Policy & Global Development

How to Fix a Broken R&D Model?

The Science for Patients project organises a workshop in Madrid with experts from different fields to debate on a new model of pharmaceutical innovation

Challenges and opportunities to fix an R&D model that does not work. This was the central theme of a workshop that brought together experts from different disciplines on June 13 in Madrid, with the aim of finding ways to foster a more transparent and responsible model of pharmaceutical innovation.  The project Science for Patients is funded by the  Open Society Foundations and led by ISGlobal, an institution supported by “la Caixa”.

The development and access to medicines that respond to the population’s needs is key to achieving Sustainable Development Goal 3 (health and well-being for all). However, the current model of pharmaceutical innovation is clearly not responding to this need. The solution requires the engagement of different stakeholders, including the public and private sectors, civil society and the scientific community. “In the first phase of the project, we focused on the voice of the scientific community, an important stakeholder but not frequently listened to,” explains the project coordinator, Eva Martich. “Now we are widening to other actors along the development stages of a drug, from research to marketing.”

Work on priorities, prices and transparency  

Claudia Vaca, from the National University of Colombia, opened the debate highlighthing the “five inconvenient truths” of the current biomedical innovation model: access is inequitable, it neglects poverty-related diseases, there is a divorce between value and prize, the real R&D costs are unknown, and it does not respond to health priorities. She presented the results of an analysis performed with her country’s government, with the involvement of the scientific community.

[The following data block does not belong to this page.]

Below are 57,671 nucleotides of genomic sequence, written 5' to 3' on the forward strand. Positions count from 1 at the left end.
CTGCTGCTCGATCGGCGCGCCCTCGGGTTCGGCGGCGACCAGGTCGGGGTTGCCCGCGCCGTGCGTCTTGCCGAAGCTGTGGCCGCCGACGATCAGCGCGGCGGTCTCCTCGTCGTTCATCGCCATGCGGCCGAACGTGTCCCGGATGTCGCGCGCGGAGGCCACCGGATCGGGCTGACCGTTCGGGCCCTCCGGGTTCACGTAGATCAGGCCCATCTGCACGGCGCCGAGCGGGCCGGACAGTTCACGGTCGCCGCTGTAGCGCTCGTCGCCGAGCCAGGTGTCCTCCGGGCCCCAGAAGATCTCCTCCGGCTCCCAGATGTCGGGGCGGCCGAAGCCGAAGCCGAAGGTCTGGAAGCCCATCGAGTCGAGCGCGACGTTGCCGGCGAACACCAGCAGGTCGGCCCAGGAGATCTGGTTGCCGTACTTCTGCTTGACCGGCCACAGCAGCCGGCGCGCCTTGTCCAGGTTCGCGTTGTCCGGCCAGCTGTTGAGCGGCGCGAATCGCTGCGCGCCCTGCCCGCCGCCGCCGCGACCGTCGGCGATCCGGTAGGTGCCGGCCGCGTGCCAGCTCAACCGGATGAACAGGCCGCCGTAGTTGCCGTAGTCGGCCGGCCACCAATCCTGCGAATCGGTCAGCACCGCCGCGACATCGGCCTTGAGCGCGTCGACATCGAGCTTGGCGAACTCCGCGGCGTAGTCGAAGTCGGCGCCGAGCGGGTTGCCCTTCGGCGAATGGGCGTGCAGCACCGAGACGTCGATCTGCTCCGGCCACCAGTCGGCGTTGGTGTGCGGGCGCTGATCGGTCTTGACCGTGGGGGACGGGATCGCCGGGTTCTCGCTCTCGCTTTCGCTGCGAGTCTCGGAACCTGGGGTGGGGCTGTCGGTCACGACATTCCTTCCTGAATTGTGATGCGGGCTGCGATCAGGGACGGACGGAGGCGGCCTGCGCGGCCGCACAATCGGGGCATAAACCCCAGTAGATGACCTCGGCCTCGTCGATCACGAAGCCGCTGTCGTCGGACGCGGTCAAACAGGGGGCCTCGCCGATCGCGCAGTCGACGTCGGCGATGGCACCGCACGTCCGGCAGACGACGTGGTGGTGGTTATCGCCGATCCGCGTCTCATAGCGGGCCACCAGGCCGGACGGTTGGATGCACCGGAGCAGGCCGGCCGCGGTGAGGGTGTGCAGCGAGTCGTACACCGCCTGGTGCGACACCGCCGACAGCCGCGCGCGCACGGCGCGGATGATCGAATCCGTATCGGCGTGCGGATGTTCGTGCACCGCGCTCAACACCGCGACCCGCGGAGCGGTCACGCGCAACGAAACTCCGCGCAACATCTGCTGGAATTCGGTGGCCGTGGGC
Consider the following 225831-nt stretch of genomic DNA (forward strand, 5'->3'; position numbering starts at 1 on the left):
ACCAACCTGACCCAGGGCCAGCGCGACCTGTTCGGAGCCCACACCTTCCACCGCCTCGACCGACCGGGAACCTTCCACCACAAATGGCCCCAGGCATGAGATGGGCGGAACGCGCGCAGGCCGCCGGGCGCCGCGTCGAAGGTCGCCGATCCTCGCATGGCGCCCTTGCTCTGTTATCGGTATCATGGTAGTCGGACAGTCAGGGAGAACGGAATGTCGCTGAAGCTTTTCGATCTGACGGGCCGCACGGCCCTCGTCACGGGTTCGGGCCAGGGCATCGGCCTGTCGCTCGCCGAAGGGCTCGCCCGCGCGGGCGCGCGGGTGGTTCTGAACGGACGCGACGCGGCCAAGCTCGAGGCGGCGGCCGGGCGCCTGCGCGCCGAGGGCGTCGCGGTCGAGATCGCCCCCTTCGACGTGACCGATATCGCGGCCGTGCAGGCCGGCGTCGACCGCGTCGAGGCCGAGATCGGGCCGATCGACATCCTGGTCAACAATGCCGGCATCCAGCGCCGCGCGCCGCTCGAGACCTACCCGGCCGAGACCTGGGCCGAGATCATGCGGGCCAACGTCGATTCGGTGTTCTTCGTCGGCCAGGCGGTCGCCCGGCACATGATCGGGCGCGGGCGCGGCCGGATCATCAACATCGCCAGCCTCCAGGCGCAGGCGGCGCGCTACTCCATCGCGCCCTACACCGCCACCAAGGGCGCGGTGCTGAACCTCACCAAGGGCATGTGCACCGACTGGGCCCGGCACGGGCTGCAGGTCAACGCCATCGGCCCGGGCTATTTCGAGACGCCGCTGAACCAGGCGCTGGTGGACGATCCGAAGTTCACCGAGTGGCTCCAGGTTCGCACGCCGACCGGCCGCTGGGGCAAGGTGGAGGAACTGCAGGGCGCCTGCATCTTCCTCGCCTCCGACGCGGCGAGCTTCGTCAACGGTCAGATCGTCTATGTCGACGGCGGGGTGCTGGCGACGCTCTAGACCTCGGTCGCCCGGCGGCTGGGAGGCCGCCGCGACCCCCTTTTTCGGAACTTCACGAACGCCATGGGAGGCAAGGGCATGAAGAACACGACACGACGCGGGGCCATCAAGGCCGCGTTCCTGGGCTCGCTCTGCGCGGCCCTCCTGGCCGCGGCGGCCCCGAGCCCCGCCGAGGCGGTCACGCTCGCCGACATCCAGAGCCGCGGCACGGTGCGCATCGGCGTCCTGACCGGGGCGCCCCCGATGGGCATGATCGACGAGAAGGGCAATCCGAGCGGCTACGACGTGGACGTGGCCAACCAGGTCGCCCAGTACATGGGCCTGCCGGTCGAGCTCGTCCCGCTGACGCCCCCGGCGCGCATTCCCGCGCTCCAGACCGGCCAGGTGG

Joan Bigorra, director of Strategy and Innovation at ISGlobal, highlighted the importance of incentives to promote a change in industry behaviour. The participants agreed on the public sector’s role in establishing such incentives, and in aligning them with the health priorities. An example of success is fexinidazole, the first oral treatment for sleeping sickness, where resources from different global donors were pooled and the pharmaceutical industry was involved. The debate also centered on how to achieve greater transparency throughout the whole process, from funding and reporting of clinical trials, to medicine approval, or price negotiations, and some positive initiatives were cited, such as the National Institute for Health and Care Excellence (NICE) in the UK.

“We have planned a second workshop in September, to draw the main conclusions of this analysis and debate exercise,” explains Martich. “After that, our objective is to reach different national and international stakeholders and promote an innovation model that puts science to the service of patients,” she adds.